Ben (Ben) headache? Steelers awaiting QB’s return

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PITTSBURGH (AP)—Big Ben’s headache apparently isn’t a big worry to his Pittsburgh Steelers teammates.

Ben Roethlisberger was on the practice field Tuesday, two days after sustaining his third concussion in as many years, but didn’t take any snaps or throw any passes. He probably won’t until he passes the tests the Steelers require of players who have undergone a concussion.

The Steelers won’t know until Sunday whether they will play the Colts, Dolphins or Chargers in a divisional playoff game Jan. 11 in Pittsburgh, so coach Mike Tomlin said there’s no need to rush Roethlisberger back.

“We have less urgency this time around because we don’t play Sunday, quite honestly,” Tomlin said Tuesday. “We held him out today because we did that with a lot of veteran players. We will proceed slowly with him because we have that luxury. But we feel comfortable with where he is relative to Sunday and where he’s capable of being next week.”

The concussion tests compare a player’s ability to recall and react before and after a concussion. A player is not cleared to play until his scores return to where they were before he was injured.

“You take it every day until you start meeting your baseline scores,” said safety Troy Polamalu, who has had at least seven concussions during his football career.

Roethlisberger was injured Sunday when he was leveled by two Cleveland Browns players simultaneously after releasing a pass, causing him to strike his head on Heinz Field’s turf. The hit was similar to that in which he also received a concussion from being dropped by three Atlanta Falcons defenders in 2006.

Then, with the reigning Super Bowl champions off to a 2-4 start, Roethlisberger rushed back a week later to throw four interceptions—with two returned for touchdowns—in a 20-13 loss to Oakland. A week after that, he was intercepted three more times in a 31-20 loss to Denver despite throwing for 433 yards.

Coincidence or not, the only two concussions Roethlisberger is known to have received while with Pittsburgh came that year, easily the worst of his five NFL seasons. The first 2006 concussion occurred in a June motorcycle accident in which he wasn’t wearing a helmet.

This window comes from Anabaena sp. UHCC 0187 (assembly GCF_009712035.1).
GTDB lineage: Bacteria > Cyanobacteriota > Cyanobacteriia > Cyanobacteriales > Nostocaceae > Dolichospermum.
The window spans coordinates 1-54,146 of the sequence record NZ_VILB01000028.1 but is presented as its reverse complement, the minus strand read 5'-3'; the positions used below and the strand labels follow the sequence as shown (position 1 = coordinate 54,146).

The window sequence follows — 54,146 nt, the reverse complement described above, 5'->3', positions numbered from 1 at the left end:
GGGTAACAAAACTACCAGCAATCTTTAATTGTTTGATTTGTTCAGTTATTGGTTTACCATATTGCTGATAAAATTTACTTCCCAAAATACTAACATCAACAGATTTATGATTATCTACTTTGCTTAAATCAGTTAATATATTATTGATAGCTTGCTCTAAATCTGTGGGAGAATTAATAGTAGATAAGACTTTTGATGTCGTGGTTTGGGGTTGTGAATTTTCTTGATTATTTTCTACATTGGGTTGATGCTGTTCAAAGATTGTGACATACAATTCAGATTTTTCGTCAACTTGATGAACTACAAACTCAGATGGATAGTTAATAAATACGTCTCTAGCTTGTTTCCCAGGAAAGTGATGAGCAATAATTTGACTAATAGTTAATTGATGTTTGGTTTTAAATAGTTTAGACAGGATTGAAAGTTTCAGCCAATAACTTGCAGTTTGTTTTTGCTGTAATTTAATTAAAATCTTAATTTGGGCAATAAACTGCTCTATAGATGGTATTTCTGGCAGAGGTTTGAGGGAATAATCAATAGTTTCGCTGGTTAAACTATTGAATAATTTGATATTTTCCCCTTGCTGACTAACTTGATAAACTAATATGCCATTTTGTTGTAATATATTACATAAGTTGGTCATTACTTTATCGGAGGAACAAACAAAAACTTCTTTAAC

Roethlisberger’s teammates plan to go into their divisional game believing he will be the quarterback who has a 51-20 record as an NFL starter, not the one who had post-concussion problems in 2006.

“It’s not a concern. We’re not going off what’s happened in previous years or anything like that, we’re excited about the team we have, we’re excited about the position we’re in,” defensive end Brett Keisel said. “The guy’s a winner. He’s going to come in and play good ball, I firmly believe that.”

Roethlisberger has not talked with reporters since being injured Sunday. He was taken to a hospital during the game and was not in the locker room following the 31-0 victory, and he left the Steelers’ facility Tuesday shortly after practice ended.

Tomlin isn’t second guessing himself for playing his quarterback, as well as most of his starters, in a meaningless game to keep them sharp and avoid having a three-week layoff before a playoff game. He rested regulars last year before a wild-card playoff loss to Jacksonville.

“We don’t have that luxury,” Tomlin said. “We don’t live in that world. I never second guess the decisions we make. We’re thoughtful in the process of coming to those decisions and when we make then, we live with them.”

The Steelers practice again Wednesday and Thursday before returning on Monday, and Tomlin isn’t ruling out Roethlisberger practicing either of those days.

With so many variables, Tomlin doesn’t plan to work on any specifics involving a possible opponent. The Steelers played all the AFC playoff teams this season except for Miami.

“We’re familiar with them,” Tomlin said. “There will be very few surprises from that standpoint when we find out who we play.”

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